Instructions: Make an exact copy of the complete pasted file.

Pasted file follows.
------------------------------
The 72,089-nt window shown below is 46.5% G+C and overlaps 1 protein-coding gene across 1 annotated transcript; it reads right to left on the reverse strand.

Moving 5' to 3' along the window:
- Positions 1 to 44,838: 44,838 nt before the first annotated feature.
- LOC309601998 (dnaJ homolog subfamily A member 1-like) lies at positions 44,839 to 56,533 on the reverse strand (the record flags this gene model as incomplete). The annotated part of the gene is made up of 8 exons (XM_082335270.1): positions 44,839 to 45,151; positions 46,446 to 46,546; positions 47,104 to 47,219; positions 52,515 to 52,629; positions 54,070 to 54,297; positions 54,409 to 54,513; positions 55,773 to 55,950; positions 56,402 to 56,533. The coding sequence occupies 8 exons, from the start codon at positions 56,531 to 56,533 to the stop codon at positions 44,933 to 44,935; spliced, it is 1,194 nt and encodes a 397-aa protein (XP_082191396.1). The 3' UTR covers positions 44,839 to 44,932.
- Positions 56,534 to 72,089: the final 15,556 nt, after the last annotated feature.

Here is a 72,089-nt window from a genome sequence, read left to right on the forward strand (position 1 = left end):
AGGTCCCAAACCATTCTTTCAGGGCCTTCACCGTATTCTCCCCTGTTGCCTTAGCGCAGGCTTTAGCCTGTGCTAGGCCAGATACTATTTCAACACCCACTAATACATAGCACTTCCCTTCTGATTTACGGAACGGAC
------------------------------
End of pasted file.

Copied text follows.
The 72,089-nt window shown below is 46.5% G+C and overlaps 1 protein-coding gene across 1 annotated transcript; it reads right to left on the reverse strand.

Moving 5' to 3' along the window:
- Positions 1 to 44,838: 44,838 nt before the first annotated feature.
- LOC309601998 (dnaJ homolog subfamily A member 1-like) lies at positions 44,839 to 56,533 on the reverse strand (the record flags this gene model as incomplete). The annotated part of the gene is made up of 8 exons (XM_082335270.1): positions 44,839 to 45,151; positions 46,446 to 46,546; positions 47,104 to 47,219; positions 52,515 to 52,629; positions 54,070 to 54,297; positions 54,409 to 54,513; positions 55,773 to 55,950; positions 56,402 to 56,533. The coding sequence occupies 8 exons, from the start codon at positions 56,531 to 56,533 to the stop codon at positions 44,933 to 44,935; spliced, it is 1,194 nt and encodes a 397-aa protein (XP_082191396.1). The 3' UTR covers positions 44,839 to 44,932.
- Positions 56,534 to 72,089: the final 15,556 nt, after the last annotated feature.

Here is a 72,089-nt window from a genome sequence, read left to right on the forward strand (position 1 = left end):
AGGTCCCAAACCATTCTTTCAGGGCCTTCACCGTATTCTCCCCTGTTGCCTTAGCGCAGGCTTTAGCCTGTGCTAGGCCAGATACTATTTCAACACCCACTAATACATAGCACTTCCCTTCTGATTTACGGAACGGAC